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Thought for the Day: Standing for ברכו and What Will the Children Think

In my youth, we used to enjoy Art Linkletter interviews with children.  "Kids Say the Darndest Things" was a regular segment on his TV and radio program and also the title of a series of books.  Good, clean fun.  Ah... for those idyllic days when TV was just bitul zman.  As it turns out, kids also ask the darndest questions and model our darndest behaviours.

This stroll down memory lane was motivated by a question by one of the younger vasikin crowd.  (We have a crowd that ranges in age from about five to 70s.  The kids don't run around or even talk during davening because their older brothers, fathers, and zeidys don't talk during nor run out during davening.  We daven; they daven.  Funny how that works.)  One of them asked his zeidy, "I thought we were supposed to stand for ברכו; why do I see some people sitting right after they answer?"  Perfectly reasonable question and deserves a perfectly reasonable answer.

Let's break it down: there are three parts to what we call "ברכו".  First the Shatz/Chazan/prayer leader says: בָּרְכוּ אֶת ה' הַמְּבֹרָךְ/Bless Ye the Lord Who is Blessed.  (Sounds better in ye olde English; no?)  Step two: the congregation answers, בָּרוּךְ ה' הַמְּבֹרָךְ לָעוֹלָם וָעֵד/Blessed be the Lord Who is Blessed forever and ever.  Step 3: the Shatz then repeats after the congregation, בָּרוּךְ ה' הַמְּבֹרָךְ לָעוֹלָם וָעֵד.

Now, if you look in siman 57, called "Rules of [saying] and answering to ברכו", you will find nothing about when or if to stand.  That's because, IMHO, ברכו is in the category of דברים שבקדושה/Holy matters that require a minyan of 10 men to enable their recitation (Hebrew is so compact, no?), and you will find near the beginning of the Rema on 56:1 that one should stand for Kaddish and... drum roll please... any דבר שבקדושה.  So clearly we have an answer, right?  Sort of.  No clear statement, but here's how I read it.  You should stand for the Shatz's call to bless and for your answer.  As far as the Shatz's repetition?  Certainly not required, but probably a good idea.

I say "should", because the Mishna Brura brings that not everyone requires standing for any דבר שבקדושה.  I understand that the same way I understood R' Fuerst when he told us regarding learning during the reader's repetition of shmone esrei that "you can't say it is assur".  As far as during the Shatz's repetition of בָּרוּךְ ה' הַמְּבֹרָךְ לָעוֹלָם וָעֵד; he does that to include himself with the congregation in answering.  That makes it his דבר שבקדושה, but not mine.  Why, therefore, did I say that I still think it's a good idea?  Because the Mishna Brura also brings that one definitely (according to everyone) needs to stand for Kaddish (and, by inference, any other דבר שבקדושה) if is he already standing.  It seems reasonable, then that since one is already standing for ברכו and his response, it's not a bad thing to continue standing until the Shatz finishes his response.  He is trying to be part of the team; let's help the poor guy out.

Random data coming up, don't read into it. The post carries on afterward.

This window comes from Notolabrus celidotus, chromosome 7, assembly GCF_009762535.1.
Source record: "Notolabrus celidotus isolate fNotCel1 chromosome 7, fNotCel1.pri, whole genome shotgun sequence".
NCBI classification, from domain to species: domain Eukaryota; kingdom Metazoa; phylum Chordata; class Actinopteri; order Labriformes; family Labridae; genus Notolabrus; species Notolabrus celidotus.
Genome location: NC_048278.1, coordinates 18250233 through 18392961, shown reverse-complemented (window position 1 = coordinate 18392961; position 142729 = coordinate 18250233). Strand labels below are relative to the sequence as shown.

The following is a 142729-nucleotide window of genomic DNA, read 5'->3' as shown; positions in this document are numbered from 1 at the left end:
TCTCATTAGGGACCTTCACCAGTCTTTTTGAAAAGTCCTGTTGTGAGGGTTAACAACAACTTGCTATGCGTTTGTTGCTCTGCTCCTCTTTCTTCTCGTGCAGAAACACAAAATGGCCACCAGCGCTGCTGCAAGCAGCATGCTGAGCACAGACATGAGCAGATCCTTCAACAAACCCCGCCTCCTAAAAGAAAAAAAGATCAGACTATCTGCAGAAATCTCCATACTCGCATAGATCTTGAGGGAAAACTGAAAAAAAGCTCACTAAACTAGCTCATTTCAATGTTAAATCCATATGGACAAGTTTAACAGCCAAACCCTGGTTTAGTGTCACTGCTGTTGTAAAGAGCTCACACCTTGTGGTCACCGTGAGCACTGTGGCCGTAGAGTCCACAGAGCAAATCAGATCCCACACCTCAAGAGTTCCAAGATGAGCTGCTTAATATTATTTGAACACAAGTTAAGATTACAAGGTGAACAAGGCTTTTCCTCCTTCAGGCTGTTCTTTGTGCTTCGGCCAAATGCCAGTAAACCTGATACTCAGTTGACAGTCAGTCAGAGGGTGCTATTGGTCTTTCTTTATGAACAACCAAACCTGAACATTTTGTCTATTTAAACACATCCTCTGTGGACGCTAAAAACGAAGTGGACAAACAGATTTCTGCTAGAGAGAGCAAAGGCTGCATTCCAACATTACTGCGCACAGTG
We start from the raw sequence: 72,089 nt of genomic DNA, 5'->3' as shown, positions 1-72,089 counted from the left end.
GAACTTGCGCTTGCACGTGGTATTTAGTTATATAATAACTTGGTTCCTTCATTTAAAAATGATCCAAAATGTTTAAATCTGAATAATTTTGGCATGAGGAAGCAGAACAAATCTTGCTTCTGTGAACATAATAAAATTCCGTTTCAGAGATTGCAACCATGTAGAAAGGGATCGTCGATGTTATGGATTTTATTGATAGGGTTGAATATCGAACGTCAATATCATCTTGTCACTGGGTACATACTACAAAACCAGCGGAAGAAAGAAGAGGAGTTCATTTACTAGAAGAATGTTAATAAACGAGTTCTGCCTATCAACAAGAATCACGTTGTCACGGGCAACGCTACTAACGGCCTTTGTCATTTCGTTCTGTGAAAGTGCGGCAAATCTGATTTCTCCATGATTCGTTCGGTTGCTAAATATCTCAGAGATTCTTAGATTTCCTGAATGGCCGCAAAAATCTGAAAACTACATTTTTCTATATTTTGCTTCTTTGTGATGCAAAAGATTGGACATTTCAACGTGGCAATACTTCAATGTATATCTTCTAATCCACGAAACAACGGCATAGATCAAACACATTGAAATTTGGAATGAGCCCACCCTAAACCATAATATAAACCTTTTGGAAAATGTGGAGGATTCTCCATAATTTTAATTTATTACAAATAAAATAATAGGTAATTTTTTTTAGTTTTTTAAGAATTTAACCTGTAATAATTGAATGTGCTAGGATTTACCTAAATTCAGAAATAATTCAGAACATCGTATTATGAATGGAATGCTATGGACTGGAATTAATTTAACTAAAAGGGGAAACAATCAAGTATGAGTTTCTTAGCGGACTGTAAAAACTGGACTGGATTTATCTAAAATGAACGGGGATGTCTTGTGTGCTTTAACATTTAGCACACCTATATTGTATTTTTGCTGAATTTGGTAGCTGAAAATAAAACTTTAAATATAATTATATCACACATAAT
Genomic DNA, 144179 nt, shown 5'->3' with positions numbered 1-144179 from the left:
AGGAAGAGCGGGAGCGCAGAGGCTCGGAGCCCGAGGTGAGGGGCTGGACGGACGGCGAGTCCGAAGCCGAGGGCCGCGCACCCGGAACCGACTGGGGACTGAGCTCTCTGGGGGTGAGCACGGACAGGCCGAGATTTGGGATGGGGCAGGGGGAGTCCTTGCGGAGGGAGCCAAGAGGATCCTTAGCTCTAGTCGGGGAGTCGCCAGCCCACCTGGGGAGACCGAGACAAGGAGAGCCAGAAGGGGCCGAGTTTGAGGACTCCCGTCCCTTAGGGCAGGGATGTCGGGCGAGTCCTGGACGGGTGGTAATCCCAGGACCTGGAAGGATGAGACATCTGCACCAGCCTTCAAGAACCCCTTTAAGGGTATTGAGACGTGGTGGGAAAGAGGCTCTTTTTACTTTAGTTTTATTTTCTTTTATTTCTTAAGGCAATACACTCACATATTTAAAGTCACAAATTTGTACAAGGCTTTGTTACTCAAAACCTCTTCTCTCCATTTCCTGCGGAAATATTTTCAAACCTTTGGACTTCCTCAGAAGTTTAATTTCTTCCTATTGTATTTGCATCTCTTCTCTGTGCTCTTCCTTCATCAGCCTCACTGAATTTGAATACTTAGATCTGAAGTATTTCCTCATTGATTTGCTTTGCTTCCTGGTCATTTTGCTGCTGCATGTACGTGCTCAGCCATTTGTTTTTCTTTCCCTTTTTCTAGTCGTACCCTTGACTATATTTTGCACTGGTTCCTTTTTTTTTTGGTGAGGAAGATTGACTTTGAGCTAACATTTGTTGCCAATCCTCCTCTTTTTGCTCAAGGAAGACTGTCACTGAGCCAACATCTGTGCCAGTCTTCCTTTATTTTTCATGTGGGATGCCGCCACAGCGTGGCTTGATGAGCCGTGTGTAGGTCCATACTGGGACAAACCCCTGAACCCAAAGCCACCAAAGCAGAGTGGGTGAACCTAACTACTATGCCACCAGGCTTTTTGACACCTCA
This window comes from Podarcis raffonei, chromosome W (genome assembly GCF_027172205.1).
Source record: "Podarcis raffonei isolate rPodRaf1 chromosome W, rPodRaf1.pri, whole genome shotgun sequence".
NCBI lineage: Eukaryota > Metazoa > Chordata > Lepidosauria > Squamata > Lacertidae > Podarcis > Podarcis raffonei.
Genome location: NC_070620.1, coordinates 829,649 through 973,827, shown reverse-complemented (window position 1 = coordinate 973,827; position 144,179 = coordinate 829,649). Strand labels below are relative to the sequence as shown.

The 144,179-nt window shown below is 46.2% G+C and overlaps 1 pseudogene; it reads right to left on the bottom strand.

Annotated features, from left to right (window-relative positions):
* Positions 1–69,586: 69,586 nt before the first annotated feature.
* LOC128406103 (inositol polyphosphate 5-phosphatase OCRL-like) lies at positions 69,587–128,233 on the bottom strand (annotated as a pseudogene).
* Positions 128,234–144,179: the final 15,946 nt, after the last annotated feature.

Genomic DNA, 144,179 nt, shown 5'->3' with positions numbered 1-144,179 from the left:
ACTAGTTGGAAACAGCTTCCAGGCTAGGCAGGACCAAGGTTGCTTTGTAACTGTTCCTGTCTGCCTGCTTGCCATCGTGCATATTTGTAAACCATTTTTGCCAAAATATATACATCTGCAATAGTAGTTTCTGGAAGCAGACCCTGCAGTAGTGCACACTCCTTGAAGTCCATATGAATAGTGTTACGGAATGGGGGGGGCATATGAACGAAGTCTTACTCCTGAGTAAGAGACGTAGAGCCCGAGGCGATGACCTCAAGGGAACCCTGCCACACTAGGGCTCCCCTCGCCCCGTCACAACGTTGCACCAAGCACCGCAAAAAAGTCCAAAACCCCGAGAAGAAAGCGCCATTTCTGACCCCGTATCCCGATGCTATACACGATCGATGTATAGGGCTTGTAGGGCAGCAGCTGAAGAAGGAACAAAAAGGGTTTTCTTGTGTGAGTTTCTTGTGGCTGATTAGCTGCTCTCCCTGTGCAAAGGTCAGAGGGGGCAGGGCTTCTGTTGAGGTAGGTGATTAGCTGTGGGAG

However -- and this an important however -- the kid who asked the question should certainly be told that anyone who is sitting is not doing anything wrong.  At the same time, though, we would proably like our kids to do at least start out their davening career doing things the best way.  The only way to make that happen (or at least give it a chance of happening) is, of course, for us to model the behaviour we want from our children.

R' Fuerst once say one of his children just running some water over his hands after using the bathroom, instead of using a vessel to wash.  When asked why, the child replied, "Because I saw you do it that way."  R' Fuerst recalled that he had been in a hurry one day and just rinsed his hands -- perfectly permissible, just not best.  He told us that he accepted on himself that day to always wash with a vessel... you never know who's watching, after all.

I'll end with one more "you never know who's watching, after all" story.  A chasid told his rebbi that his two year old son was so cute -- he found him wrapping a ribbon around his arm like t'fillin.  The rebbi replied,  "So that means he's seen his tati miss minyan so often that he has already learned how to wrap t'fillin..."  Yeah... darn kids see and then do the darndest things.

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